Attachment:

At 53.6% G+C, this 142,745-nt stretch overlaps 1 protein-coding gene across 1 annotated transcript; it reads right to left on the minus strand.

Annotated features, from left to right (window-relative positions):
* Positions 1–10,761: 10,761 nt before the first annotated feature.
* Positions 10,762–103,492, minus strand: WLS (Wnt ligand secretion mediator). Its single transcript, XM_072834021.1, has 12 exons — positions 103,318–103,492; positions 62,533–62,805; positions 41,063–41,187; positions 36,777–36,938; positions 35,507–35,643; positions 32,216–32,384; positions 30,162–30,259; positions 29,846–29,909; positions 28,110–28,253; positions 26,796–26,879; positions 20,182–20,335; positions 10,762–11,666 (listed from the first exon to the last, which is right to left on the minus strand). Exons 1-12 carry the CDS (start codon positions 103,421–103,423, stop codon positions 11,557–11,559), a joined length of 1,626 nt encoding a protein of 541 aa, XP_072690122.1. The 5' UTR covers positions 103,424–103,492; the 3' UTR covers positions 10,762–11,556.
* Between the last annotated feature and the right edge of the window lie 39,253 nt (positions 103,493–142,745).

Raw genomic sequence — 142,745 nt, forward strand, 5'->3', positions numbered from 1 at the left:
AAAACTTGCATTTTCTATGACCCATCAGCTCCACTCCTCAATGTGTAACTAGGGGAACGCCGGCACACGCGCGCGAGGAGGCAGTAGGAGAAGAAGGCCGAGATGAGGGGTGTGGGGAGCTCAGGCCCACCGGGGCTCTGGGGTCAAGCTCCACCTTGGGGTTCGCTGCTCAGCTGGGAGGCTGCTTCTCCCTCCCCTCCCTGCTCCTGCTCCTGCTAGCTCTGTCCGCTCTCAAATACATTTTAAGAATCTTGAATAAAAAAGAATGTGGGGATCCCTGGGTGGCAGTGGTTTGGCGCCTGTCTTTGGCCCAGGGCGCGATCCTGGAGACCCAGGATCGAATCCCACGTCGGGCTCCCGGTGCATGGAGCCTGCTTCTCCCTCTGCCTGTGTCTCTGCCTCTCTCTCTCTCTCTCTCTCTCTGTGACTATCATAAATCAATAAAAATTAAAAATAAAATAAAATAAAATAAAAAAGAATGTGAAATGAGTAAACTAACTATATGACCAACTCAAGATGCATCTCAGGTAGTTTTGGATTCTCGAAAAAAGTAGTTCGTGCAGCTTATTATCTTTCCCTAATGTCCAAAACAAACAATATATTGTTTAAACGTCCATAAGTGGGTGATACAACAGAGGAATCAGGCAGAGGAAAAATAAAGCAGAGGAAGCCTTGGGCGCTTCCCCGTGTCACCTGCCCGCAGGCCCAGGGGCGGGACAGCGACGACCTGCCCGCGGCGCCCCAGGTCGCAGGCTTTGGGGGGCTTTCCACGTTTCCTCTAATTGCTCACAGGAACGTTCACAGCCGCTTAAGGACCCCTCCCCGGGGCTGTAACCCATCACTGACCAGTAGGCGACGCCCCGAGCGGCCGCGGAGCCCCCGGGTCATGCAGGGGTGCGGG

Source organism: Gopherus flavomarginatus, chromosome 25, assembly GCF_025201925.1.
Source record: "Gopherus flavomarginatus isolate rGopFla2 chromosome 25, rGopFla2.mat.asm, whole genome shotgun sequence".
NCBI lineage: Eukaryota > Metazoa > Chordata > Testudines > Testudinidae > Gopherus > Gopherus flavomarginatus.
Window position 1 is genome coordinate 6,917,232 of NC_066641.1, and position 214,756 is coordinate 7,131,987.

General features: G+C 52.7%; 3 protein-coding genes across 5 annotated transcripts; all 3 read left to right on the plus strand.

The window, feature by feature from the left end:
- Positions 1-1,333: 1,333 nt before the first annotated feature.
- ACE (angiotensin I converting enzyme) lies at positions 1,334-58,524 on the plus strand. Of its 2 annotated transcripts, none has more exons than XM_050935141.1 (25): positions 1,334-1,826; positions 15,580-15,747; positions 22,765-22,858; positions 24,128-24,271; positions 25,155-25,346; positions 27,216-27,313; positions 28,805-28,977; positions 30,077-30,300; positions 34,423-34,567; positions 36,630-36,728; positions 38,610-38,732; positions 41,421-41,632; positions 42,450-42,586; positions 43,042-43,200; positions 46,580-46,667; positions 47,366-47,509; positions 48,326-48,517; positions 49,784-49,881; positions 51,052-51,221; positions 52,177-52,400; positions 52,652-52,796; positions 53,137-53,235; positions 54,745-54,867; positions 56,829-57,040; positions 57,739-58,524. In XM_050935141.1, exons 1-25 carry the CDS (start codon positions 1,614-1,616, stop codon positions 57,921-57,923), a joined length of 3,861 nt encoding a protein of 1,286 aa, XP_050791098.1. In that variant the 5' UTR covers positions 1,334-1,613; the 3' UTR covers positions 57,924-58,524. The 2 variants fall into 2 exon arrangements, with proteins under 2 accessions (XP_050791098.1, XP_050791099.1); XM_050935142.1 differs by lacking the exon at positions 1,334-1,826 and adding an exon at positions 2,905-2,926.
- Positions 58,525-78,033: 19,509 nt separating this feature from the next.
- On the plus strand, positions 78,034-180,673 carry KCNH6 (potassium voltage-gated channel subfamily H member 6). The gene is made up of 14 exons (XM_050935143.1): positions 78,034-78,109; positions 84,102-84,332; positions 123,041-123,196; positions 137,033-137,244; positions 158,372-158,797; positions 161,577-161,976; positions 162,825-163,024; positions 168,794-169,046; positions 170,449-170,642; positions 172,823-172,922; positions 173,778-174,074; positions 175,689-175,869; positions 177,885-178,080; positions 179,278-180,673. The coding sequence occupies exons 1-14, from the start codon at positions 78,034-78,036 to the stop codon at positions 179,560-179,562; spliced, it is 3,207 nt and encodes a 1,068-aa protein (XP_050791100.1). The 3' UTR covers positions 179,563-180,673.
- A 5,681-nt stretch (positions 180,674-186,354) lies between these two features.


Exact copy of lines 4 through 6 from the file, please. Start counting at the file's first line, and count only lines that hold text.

* Positions 10,762–103,492, minus strand: WLS (Wnt ligand secretion mediator). Its single transcript, XM_072834021.1, has 12 exons — positions 103,318–103,492; positions 62,533–62,805; positions 41,063–41,187; positions 36,777–36,938; positions 35,507–35,643; positions 32,216–32,384; positions 30,162–30,259; positions 29,846–29,909; positions 28,110–28,253; positions 26,796–26,879; positions 20,182–20,335; positions 10,762–11,666 (listed from the first exon to the last, which is right to left on the minus strand). Exons 1-12 carry the CDS (start codon positions 103,421–103,423, stop codon positions 11,557–11,559), a joined length of 1,626 nt encoding a protein of 541 aa, XP_072690122.1. The 5' UTR covers positions 103,424–103,492; the 3' UTR covers positions 10,762–11,556.
* Between the last annotated feature and the right edge of the window lie 39,253 nt (positions 103,493–142,745).

Raw genomic sequence — 142,745 nt, forward strand, 5'->3', positions numbered from 1 at the left: